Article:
Pope Francis on Thursday urged lawmakers to ensure that health care laws protect the "common good," decrying the fact that in many places only the privileged can afford sophisticated medical treatments.
The comments came as U.S. lawmakers in Washington, D.C., have been debating how to overhaul the nation's health insurance laws.
In a message to a medical association meeting at the Vatican, Francis expressed dismay at what he called a tendency toward growing inequality in health care. He said in wealthier countries, health care access risks being more dependent on people's money than on their need for treatment.
"Increasingly, sophisticated and costly treatment are available to ever more limited and privileged segments of the population, and this raises questions about the sustainability of health care delivery and about what might be called a systemic tendency toward growing inequality in health care," the pope said.
"This tendency is clearly visible at the global level, particularly when different countries are compared," Francis said. "But it is also present within the more wealthy countries, where access to health care risks being more dependent on individuals' economic resources than on their actual need for treatment."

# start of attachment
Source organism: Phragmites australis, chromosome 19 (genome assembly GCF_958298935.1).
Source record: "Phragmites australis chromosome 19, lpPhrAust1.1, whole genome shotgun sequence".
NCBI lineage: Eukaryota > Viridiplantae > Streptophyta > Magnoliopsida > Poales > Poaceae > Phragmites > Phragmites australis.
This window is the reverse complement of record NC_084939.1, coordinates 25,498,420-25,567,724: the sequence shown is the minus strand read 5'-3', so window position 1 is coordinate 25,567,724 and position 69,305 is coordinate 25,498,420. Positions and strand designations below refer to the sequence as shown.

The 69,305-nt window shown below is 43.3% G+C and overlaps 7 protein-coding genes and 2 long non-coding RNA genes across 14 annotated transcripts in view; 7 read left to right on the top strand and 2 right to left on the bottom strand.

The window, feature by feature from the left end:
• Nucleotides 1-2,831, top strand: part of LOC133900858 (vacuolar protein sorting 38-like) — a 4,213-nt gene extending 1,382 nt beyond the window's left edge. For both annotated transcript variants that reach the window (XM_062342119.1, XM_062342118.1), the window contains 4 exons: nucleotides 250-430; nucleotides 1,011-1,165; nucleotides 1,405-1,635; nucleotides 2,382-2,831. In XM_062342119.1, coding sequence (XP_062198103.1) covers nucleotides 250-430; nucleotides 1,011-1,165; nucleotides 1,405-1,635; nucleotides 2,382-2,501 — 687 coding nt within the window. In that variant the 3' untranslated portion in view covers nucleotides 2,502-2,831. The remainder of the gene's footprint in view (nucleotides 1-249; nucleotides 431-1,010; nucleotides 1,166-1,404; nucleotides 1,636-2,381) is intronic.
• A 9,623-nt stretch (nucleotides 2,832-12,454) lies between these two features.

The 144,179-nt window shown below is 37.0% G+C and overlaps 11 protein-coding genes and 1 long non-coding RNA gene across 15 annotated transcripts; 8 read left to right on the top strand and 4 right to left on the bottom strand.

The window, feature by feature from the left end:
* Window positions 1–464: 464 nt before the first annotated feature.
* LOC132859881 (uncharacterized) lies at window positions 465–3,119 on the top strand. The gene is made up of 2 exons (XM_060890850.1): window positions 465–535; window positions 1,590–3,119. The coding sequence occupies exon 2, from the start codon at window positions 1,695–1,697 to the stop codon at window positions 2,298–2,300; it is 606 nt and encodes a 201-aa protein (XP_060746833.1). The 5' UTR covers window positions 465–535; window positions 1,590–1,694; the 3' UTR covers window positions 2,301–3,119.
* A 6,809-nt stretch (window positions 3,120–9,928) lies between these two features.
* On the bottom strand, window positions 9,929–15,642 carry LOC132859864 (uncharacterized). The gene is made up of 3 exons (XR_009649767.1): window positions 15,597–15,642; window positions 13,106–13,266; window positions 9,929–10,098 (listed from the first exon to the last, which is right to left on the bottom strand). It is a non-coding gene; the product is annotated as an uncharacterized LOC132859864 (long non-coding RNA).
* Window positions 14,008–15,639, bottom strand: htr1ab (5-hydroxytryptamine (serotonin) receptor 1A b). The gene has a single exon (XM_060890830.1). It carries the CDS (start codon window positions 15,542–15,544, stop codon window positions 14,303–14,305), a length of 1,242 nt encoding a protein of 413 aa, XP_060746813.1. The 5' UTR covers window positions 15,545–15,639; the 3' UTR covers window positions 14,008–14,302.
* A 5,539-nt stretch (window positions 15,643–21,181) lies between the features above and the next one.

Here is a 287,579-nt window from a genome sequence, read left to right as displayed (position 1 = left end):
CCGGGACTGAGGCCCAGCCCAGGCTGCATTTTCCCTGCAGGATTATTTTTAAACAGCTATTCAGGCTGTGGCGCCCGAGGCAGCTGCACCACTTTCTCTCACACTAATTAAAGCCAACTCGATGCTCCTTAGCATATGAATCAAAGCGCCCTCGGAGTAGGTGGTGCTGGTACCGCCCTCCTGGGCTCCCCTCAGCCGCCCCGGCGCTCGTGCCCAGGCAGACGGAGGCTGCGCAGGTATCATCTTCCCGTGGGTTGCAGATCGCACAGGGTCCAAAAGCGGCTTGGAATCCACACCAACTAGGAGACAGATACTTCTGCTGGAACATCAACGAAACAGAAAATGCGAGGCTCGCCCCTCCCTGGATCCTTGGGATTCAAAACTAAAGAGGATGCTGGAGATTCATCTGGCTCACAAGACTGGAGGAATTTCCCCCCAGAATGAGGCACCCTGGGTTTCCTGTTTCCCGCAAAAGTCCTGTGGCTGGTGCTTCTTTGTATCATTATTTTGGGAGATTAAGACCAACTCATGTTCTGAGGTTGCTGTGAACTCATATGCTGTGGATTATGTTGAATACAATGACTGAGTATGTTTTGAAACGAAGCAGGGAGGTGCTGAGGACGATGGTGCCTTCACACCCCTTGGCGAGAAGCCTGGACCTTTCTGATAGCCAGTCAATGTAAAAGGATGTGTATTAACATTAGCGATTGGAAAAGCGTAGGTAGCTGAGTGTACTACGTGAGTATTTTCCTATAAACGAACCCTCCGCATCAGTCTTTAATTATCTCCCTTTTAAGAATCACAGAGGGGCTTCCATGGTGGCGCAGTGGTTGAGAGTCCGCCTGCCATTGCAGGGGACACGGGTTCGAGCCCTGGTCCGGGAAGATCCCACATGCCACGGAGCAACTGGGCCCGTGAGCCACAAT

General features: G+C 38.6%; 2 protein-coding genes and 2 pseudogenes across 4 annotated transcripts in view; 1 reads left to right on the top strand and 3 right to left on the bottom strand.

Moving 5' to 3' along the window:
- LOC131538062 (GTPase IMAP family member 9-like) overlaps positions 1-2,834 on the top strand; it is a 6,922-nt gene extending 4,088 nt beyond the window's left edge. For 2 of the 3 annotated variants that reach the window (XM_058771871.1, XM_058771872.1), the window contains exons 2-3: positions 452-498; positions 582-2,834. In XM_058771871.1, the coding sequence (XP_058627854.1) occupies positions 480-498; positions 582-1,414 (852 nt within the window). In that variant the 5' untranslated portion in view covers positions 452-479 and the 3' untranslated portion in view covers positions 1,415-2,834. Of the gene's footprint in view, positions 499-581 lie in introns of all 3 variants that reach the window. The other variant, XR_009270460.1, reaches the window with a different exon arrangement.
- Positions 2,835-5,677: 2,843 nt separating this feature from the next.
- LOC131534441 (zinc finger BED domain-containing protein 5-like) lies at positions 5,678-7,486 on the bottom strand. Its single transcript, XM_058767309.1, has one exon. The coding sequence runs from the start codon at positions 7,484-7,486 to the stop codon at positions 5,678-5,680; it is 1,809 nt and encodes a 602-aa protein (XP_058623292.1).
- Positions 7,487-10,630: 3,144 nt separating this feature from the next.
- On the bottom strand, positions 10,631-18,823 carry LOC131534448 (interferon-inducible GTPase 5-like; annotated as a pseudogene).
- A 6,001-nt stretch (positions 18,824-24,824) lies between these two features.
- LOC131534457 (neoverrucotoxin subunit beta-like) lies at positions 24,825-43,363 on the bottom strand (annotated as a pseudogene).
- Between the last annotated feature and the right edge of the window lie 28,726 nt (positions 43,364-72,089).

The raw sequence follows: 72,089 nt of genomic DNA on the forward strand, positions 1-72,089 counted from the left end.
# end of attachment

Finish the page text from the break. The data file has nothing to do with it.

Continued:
Without citing any countries, Francis said health care laws must take a "broad and comprehensive view of what most effectively promotes the common good" in each situation, including looking out for society's most vulnerable people.
The Vatican meeting explored end-of-life issues and Francis repeated decades-old church teaching forbidding euthanasia.
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He also reiterated Vatican teaching that says "not adopting, or else suspending, disproportionate measures, means avoiding overzealous treatment. From an ethical standpoint, it is completely different from euthanasia, which is always wrong."
In addressing end-of-life issues, the pope said, countries must "defend the fundamental equality whereby everyone is recognized under law as a human being."
Using his nearly five-year-old papacy to highlight the plight of the poor, Francis later made a surprise visit to an area near St. Peter's Basilica where volunteer doctors can give poor people medical exams as part of the church's first-ever World Day of the Poor, to be held Sunday.